The price for most old bricks regardless of age is the current price for used brick, usually ranging from 20 cents
to $1.00. Common, face, and paver bricks are at the lower end of this price range and firebricks are at the
upper end. To brick collectors of the International Brick Collectors Association, a brick has no
monetary value; one brick is worth another brick in trade only. Rare exceptions among some collectors are bricks
associated with famously historic buildings or events and accompanied by well-documented proof, such as the Chicago
Stadium brick or "Don't Spit on Sidewalk" brick, which can range in value from several dollars to several tens of
dollars or more, depending on what the collector is willing to pay.
Where can I find old brick?
Old bricks are found where ever they were dumped in the past, such as in landfills, ravines, streams, lakes, bays,
backyards, ditches, roadsides, or along the shoreline. Abandoned building sites, industrial sites, and brickyards
are also good hunting grounds for brick. But be sure to get permission to collect on private property. Collecting is
not allowed in public parks; those are for all to enjoy. Current building material yards and demolition sites may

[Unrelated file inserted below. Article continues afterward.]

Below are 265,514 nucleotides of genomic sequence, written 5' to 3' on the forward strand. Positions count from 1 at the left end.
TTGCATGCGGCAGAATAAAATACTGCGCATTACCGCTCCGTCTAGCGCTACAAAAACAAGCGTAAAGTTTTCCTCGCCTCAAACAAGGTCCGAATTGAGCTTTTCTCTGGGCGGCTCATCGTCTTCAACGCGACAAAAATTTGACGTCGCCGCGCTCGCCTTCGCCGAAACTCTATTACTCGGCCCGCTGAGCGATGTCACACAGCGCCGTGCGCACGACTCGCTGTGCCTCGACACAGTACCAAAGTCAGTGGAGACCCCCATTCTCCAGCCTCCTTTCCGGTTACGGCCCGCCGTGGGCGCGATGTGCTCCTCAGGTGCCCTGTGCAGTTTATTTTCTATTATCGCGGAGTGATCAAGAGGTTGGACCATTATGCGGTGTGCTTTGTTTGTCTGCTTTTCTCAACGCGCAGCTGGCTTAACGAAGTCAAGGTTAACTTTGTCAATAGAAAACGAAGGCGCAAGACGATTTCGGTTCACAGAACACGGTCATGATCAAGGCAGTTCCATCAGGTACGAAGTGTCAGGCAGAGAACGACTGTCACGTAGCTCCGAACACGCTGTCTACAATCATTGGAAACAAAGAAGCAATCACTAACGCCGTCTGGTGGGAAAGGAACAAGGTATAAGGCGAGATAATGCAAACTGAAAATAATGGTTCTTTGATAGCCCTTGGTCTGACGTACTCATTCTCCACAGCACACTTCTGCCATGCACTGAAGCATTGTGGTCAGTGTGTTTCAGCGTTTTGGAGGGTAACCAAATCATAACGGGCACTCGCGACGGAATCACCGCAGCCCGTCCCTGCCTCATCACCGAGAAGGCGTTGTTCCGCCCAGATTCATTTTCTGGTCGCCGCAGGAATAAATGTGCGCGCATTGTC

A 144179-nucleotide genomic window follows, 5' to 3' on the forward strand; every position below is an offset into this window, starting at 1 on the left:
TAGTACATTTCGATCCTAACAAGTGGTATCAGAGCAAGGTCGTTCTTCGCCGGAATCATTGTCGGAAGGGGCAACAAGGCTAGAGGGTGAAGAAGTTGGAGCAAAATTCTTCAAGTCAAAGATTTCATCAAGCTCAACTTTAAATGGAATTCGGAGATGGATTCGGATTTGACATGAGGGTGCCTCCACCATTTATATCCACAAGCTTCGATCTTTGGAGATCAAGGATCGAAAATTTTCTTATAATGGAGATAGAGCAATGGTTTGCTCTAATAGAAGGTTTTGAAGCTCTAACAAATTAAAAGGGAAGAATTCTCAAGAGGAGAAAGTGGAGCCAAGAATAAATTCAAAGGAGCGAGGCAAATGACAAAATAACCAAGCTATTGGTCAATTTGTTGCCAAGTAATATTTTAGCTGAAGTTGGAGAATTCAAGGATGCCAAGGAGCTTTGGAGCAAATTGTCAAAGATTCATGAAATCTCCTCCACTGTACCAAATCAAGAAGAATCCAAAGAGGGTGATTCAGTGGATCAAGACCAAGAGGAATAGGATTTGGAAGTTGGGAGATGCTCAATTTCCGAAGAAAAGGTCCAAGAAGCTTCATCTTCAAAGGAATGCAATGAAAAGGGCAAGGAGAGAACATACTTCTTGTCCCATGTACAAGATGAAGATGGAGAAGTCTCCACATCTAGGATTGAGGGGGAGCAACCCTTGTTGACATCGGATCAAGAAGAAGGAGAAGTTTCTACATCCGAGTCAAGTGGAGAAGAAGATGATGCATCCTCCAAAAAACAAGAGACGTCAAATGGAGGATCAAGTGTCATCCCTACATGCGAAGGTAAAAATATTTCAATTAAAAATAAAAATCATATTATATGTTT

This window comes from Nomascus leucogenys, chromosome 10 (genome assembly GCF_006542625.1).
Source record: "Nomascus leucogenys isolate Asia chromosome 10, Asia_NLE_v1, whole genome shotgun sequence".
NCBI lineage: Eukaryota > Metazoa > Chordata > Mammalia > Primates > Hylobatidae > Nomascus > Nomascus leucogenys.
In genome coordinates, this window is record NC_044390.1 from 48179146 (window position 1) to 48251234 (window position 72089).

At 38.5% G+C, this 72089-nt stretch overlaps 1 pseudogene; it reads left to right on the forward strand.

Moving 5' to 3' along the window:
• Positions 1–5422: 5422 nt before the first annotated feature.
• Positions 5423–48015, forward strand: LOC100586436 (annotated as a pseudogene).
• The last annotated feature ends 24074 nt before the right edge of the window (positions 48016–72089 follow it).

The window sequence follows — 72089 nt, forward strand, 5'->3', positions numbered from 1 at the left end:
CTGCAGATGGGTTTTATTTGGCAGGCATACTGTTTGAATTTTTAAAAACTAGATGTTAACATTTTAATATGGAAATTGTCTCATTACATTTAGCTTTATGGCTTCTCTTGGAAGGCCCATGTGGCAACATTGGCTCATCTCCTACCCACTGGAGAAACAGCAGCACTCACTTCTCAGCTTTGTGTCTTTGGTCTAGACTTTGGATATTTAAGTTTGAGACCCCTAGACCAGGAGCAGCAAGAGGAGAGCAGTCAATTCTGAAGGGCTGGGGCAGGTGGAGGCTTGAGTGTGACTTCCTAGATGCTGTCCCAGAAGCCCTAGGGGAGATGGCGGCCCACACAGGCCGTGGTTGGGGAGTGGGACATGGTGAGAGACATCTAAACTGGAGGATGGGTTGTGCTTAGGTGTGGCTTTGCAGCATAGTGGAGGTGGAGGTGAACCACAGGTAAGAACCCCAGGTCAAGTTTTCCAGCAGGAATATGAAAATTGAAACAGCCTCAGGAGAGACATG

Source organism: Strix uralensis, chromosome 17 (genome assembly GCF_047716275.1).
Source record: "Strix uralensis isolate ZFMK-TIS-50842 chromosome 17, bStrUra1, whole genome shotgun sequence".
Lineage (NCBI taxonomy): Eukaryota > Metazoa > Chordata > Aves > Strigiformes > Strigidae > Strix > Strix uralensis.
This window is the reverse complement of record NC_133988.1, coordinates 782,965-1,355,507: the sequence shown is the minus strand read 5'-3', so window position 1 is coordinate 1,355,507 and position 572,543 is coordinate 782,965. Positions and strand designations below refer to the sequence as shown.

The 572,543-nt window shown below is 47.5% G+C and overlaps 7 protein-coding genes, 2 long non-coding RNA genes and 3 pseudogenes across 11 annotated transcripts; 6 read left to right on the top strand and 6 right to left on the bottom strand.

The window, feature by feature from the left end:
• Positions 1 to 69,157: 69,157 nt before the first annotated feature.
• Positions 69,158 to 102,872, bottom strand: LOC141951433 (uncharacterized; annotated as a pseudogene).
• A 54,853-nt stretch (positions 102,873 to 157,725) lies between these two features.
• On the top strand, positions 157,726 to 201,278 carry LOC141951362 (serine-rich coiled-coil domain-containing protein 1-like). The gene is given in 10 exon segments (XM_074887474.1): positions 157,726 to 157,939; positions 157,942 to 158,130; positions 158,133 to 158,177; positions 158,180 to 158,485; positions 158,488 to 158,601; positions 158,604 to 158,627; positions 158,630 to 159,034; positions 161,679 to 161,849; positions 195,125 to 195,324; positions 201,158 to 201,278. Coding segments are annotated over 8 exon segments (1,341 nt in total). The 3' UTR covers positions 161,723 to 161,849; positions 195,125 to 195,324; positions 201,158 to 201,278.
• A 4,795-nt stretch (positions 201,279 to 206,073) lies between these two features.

offer old brick for sale. Yard sales or giveaways by private parties are also worth checking.
Where can I get a thousand old paver bricks for my patio project?
Contact your local building material yards for large quantity purchases or search on the internet for
anyone selling or giving away pavers.
Do you sell bricks?
Do you buy bricks?
No, I'm not a brick dealer. I may purchase a brick of interest at a building materials store or garage sale for
less than a dollar, but I prefer to find or trade for the bricks that I collect.
What is the purpose of your brick website?
To provide information about bricks made in the past that are of interest to archaeologists, historians, architects,
builders, and brick collectors. Archaeologists and collectors want to know about the bricks that they find, such as
who made the brick, when, and where. Historians want to know about the type and date of brick structures and the
history of their local brickmakers. Architects and builders want to identify and match bricks in their restoration
or building projects. I'm trying to figure out how to identify the brickmakers of unknown bricks and so this is my
Your website is only for California bricks. Are you planning to include other states?
This should be done for the whole country. It's a big job. California is a preliminary testing ground for this
site to see if it is feasible and if there is enough interest in the subject. If it succeeds, it may expand to other
states. Some out-of-state bricks are displayed on the Imports page, so please check that out.